Electric utility again top issue in Vero election
Vero Mayor Jay Kramer and Councilwoman Pilar Turner, who are not running for re-election, may have grown weary of leading their oft-opposing factions in the utility wars these past six years, but those who win their seats in November will inherit the burden of resolving the longstanding dispute over whether or not to sell the city’s electric utility.
Past Vero elections have divided the field into “pro-sale” and “anti-sale” contingents, and since the matter is still unsettled, those hopeful of gaining or retaining office this year also will be judged by their stance on the electric issue.
This time around, the litmus test appears to be whether or not candidates would approve a resuscitated $30 million offer from Florida Power & Light to purchase Vero Electric’s 3,000 customers in Indian River Shores.
Positions can be fluid as candidates debate and get their marching orders from voters while canvassing neighborhoods and campaigning around town, but it seems three people vying for three seats are staunchly in favor of letting the Shores customers go, while three others lean toward defending the status quo and keeping Vero electric whole.
Laura Moss is up to bat a second time after falling short in the 2015 city council race. Since that loss, Moss has positioned herself as chair of the all-important Vero Utilities Commission, where proposals having to do with the sale of the utility are sent to be vetted and sometimes to die.
Moss has come under direct fire from Councilman Dick Winger, who says she has over-stepped her advise-and-consent role and gone rogue with her committee, taking tough stands including a unanimous recommendation to sell the Shores customers and assets for $30 million.
Unless she does a complete U-turn, Moss seems a safe “yes” vote should FPL extend its offer down the road to a friendlier city council that no longer includes anti-sale leader Kramer.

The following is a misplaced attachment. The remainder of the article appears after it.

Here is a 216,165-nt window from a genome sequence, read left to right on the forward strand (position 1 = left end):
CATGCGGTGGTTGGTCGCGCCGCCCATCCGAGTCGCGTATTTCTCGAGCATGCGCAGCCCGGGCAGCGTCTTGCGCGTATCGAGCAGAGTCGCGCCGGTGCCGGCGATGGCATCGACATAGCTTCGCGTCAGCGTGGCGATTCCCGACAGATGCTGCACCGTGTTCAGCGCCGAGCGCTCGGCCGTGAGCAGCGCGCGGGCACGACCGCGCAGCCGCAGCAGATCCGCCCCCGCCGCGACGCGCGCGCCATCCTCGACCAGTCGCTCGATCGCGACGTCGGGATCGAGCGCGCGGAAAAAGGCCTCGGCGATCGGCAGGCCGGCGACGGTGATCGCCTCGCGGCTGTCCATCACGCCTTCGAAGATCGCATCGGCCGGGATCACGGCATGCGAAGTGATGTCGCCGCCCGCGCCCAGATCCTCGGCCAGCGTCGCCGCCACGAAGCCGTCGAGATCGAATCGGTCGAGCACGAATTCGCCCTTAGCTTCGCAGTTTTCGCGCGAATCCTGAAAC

Lange Sykes, a barrier island Realtor, artist and conservationist, has spoken forcefully in favor of Vero moving forward with the deal to sell the Shores. But after a nasty Republican primary battle with Erin Grall for a Florida House seat, Sykes will have to overcome the bad taste he left in voters’ mouths and mailboxes with an onslaught of ugly campaign mailers and advertisements.
Should he be able to shift the discourse to the city office he now seeks, Sykes is expected to be a solid vote in favor of off-loading the Shores customers in exchange for a sorely needed $30 million cash infusion into the city.
Norman Wells is the other possible pro-sale candidate on this year’s ballot. A retired battalion chief with Indian River County Fire-Rescue and a very sharp guy, Wells has served on the fringes of electric politics in a leadership role with the Taxpayers Association of Indian River County.
Wells was encouraged to run by utility activist and CPA Glenn Heran, who signed on as Wells’ campaign treasurer, and he’s expected to get support from various public safety unions that tend to be loyal, enthusiastic volunteers for their chosen candidates. Wells was a late-comer to the race and, being new to the Vero elections scene, will be one to watch as his positions on the city’s other top issues emerge.
Each election cycle typically produces a candidate so steeped in Vero heritage that they prove extremely tough to beat, and this time around that person is retired Army veteran of three wars and prolific volunteer Tony Young.
Grandson of Vero’s first mayor, a 60-year McAnsh Park resident and third-generation Vero native, Young has served the city and its veterans in many capacities, advocating for improvements on Memorial Island and helping save the city cemetery from sale or privatization.
According to his public statements and campaign material, Young hails from the “Keep Vero Vero” crowd and is popular with city employees – especially the police. If elected, it is unlikely he would do anything to shake up city operations.
However, with regard to whether he would support sale of the 3,000 Shores electric customers to FPL, Young had this to say: